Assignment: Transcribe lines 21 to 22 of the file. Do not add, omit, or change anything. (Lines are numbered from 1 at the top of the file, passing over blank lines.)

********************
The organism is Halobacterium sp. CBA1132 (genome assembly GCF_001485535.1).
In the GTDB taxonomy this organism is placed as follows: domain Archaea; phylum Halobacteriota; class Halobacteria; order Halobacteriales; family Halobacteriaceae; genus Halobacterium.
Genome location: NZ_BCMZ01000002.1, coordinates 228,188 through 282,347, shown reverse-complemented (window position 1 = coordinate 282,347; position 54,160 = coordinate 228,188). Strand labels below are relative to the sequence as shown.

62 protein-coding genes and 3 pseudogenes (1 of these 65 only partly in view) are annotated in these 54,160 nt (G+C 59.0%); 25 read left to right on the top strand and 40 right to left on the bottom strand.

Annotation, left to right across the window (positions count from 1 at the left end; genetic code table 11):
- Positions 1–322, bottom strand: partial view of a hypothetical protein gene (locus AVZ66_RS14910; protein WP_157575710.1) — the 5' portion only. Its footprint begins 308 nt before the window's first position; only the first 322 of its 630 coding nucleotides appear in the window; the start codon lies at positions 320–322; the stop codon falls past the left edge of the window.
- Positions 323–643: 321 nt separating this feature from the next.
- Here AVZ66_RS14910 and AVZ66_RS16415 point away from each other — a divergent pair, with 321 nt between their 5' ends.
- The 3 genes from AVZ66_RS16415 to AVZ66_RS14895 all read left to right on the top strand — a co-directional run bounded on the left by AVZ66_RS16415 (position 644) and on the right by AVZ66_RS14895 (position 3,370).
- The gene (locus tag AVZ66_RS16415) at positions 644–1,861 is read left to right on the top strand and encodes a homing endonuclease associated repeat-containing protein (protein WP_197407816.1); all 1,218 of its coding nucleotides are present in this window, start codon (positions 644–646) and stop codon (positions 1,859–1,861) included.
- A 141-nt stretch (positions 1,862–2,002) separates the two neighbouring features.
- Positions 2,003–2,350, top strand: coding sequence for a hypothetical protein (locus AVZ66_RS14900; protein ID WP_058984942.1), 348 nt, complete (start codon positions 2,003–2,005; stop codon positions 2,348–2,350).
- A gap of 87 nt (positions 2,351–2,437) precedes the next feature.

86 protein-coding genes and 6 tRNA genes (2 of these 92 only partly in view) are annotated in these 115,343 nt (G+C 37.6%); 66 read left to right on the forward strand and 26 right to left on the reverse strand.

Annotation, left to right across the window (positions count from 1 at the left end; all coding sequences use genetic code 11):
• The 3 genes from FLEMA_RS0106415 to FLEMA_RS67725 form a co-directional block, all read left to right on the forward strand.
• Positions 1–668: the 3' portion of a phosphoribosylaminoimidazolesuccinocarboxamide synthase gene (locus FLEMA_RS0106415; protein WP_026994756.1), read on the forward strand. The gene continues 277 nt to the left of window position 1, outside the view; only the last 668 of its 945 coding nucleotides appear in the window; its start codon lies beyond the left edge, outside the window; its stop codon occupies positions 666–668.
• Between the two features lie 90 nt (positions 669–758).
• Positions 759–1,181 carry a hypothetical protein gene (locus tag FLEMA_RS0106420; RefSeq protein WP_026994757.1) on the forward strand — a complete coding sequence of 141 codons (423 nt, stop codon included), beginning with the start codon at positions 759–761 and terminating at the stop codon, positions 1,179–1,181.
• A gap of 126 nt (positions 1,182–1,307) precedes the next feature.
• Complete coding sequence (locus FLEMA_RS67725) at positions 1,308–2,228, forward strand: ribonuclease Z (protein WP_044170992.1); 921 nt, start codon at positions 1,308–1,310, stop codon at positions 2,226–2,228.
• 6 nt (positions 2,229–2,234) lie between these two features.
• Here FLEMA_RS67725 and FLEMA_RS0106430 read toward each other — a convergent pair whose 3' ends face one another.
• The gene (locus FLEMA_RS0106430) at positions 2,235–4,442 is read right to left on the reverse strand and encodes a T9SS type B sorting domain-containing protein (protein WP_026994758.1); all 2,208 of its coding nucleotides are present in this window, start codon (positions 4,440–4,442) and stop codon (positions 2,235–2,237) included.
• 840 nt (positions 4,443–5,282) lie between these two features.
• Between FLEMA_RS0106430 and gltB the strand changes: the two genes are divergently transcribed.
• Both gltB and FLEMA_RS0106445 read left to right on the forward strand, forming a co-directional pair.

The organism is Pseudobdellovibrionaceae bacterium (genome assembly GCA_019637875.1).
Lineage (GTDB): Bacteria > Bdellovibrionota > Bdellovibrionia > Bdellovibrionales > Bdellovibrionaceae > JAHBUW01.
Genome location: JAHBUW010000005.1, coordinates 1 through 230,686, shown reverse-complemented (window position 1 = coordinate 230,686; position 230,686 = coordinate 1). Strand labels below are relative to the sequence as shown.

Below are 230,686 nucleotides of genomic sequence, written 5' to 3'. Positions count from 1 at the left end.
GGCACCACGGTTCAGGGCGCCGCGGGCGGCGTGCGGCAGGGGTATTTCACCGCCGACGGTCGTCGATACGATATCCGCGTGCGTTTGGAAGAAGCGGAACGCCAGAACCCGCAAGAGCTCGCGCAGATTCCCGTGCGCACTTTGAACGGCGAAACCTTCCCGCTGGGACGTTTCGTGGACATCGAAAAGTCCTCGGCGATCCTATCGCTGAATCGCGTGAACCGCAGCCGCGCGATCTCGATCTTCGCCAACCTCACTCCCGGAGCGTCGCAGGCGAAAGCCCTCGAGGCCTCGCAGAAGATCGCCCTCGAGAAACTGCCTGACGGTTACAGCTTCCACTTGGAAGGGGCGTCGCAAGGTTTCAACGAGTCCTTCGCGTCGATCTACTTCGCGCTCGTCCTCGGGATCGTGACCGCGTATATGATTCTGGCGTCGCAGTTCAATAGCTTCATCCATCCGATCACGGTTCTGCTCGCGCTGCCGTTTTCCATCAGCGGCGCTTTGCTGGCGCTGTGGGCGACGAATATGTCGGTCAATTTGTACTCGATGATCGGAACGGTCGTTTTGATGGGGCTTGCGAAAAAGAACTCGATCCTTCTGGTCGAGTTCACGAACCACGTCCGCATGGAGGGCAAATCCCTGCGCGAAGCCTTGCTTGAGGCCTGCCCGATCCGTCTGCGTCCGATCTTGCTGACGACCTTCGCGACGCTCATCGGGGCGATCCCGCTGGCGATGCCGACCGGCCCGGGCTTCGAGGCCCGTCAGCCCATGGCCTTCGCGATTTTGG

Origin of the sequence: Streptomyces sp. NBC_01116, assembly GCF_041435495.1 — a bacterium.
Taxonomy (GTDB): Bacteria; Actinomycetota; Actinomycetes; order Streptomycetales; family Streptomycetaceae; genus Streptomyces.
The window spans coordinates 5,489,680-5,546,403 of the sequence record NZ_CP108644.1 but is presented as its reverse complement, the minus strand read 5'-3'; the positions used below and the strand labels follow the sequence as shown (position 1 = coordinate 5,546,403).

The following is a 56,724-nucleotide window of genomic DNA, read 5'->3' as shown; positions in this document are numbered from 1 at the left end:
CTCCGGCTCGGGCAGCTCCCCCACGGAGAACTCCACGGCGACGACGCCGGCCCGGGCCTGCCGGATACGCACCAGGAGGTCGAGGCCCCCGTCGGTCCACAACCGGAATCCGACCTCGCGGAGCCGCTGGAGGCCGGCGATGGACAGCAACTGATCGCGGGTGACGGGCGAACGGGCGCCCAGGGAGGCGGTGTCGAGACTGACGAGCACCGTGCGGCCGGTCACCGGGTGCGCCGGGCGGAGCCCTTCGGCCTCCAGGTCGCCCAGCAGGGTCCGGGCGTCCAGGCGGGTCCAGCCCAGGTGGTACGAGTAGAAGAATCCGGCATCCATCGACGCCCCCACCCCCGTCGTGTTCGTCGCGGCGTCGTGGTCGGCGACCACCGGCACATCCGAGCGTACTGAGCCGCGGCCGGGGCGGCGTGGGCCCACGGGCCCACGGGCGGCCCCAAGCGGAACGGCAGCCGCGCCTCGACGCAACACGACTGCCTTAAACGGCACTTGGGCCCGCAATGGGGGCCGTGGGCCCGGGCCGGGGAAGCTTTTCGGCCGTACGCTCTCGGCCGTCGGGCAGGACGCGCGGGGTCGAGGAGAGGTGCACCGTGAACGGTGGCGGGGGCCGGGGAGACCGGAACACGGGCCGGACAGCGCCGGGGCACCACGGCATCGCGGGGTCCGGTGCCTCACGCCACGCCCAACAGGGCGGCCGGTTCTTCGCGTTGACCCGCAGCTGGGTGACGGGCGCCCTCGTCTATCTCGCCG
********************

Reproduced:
• Complete coding sequence (locus FLEMA_RS67725) at positions 1,308–2,228, forward strand: ribonuclease Z (protein WP_044170992.1); 921 nt, start codon at positions 1,308–1,310, stop codon at positions 2,226–2,228.
• 6 nt (positions 2,229–2,234) lie between these two features.